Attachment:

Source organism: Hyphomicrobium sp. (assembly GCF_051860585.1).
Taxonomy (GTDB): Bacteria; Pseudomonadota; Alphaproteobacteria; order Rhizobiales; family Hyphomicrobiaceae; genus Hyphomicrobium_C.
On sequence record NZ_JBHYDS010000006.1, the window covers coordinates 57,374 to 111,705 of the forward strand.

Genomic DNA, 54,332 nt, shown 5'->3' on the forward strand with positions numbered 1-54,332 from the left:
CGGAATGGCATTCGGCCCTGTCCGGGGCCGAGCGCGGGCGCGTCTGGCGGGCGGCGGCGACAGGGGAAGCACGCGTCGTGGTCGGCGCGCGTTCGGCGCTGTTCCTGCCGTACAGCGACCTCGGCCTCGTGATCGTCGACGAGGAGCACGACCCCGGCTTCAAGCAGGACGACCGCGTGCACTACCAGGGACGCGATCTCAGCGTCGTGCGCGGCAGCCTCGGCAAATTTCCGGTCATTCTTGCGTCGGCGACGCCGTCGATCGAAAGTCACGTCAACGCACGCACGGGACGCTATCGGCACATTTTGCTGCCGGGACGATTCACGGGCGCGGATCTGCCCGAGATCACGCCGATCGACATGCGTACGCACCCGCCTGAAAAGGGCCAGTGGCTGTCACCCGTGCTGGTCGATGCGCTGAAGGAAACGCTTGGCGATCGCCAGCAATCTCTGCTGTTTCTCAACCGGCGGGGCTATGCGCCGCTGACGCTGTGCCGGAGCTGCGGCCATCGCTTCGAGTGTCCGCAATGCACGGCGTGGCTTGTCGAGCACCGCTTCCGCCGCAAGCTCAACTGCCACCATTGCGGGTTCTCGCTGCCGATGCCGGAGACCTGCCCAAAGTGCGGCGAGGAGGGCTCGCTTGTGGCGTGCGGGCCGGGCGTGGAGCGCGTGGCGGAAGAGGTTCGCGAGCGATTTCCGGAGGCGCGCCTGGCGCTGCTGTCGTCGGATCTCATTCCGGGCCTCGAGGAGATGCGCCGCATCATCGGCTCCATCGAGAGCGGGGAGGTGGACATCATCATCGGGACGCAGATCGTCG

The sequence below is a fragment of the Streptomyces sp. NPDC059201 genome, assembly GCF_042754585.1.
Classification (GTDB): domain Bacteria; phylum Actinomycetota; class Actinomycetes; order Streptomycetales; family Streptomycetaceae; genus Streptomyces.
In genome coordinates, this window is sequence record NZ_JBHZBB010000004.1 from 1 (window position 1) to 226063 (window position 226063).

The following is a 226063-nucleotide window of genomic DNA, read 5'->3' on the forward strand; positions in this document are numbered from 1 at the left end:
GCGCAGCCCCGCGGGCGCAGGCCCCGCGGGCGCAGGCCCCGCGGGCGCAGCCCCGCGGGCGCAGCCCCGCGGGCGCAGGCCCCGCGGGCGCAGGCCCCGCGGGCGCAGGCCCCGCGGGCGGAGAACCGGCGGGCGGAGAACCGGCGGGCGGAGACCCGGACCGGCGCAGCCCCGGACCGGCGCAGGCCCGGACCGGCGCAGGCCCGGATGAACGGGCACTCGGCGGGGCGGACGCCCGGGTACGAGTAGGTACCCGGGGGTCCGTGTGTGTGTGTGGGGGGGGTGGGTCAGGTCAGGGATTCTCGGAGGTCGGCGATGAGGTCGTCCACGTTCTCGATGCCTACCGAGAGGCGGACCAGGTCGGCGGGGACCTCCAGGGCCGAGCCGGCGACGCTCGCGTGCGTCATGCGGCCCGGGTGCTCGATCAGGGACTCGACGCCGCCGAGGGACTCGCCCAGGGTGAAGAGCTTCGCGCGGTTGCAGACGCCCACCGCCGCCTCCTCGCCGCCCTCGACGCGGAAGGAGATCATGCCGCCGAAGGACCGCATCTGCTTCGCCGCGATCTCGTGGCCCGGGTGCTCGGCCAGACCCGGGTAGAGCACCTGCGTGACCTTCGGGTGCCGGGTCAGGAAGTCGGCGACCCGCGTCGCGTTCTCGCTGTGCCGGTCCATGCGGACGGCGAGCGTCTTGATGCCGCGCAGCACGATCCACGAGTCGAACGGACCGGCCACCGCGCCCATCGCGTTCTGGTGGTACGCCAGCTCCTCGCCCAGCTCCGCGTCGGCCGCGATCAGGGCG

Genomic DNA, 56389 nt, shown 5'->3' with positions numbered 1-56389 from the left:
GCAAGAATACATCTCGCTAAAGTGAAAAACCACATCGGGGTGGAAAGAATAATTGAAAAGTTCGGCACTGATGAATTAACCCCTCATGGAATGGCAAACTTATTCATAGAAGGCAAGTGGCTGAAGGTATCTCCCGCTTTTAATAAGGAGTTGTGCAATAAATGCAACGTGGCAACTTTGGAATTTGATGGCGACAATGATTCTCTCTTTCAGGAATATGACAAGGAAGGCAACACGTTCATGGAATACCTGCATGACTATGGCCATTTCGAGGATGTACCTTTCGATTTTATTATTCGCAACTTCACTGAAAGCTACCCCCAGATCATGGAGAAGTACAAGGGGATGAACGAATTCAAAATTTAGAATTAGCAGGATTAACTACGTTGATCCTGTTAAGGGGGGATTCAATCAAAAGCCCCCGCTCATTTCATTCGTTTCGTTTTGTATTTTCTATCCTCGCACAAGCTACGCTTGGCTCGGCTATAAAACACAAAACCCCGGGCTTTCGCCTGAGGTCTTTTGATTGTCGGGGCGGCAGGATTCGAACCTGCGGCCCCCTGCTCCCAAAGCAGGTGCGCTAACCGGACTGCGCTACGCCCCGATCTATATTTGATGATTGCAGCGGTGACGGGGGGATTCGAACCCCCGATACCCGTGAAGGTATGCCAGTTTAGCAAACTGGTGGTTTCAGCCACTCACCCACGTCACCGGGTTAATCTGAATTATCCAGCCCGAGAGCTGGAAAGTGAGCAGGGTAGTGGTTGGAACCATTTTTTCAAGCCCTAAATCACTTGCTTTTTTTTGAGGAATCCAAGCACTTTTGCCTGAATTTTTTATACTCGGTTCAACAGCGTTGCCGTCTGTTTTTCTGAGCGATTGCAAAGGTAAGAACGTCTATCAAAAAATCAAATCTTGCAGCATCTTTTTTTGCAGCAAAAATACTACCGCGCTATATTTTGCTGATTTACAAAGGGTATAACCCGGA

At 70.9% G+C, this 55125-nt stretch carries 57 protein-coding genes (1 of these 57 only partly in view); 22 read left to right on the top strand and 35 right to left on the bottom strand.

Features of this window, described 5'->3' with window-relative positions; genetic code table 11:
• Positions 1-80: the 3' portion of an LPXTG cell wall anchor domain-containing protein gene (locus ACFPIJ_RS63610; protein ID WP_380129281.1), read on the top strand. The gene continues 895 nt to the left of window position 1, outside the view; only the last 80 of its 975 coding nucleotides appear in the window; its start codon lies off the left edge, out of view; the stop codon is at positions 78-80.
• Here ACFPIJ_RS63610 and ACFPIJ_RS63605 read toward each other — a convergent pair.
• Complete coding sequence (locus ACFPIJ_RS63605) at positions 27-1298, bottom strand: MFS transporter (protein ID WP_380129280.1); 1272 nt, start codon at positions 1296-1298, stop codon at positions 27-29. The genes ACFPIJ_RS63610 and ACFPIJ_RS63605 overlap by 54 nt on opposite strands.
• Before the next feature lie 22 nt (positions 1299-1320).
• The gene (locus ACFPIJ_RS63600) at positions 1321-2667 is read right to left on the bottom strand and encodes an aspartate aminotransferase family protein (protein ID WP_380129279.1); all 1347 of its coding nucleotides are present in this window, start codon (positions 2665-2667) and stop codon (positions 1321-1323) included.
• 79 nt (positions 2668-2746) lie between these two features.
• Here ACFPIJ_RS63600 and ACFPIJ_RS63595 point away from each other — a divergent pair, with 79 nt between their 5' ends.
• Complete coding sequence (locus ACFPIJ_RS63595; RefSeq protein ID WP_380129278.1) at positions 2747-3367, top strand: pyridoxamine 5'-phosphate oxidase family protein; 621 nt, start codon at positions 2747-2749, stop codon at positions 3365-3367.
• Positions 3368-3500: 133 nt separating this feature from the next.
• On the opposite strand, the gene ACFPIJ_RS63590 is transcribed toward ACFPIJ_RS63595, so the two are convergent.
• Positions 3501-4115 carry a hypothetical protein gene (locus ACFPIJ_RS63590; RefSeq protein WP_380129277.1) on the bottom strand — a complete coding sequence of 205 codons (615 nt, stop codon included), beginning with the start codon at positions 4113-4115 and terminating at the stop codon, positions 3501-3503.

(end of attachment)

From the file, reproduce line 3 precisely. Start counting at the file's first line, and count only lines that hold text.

On sequence record NZ_JBHYDS010000006.1, the window covers coordinates 57,374 to 111,705 of the forward strand.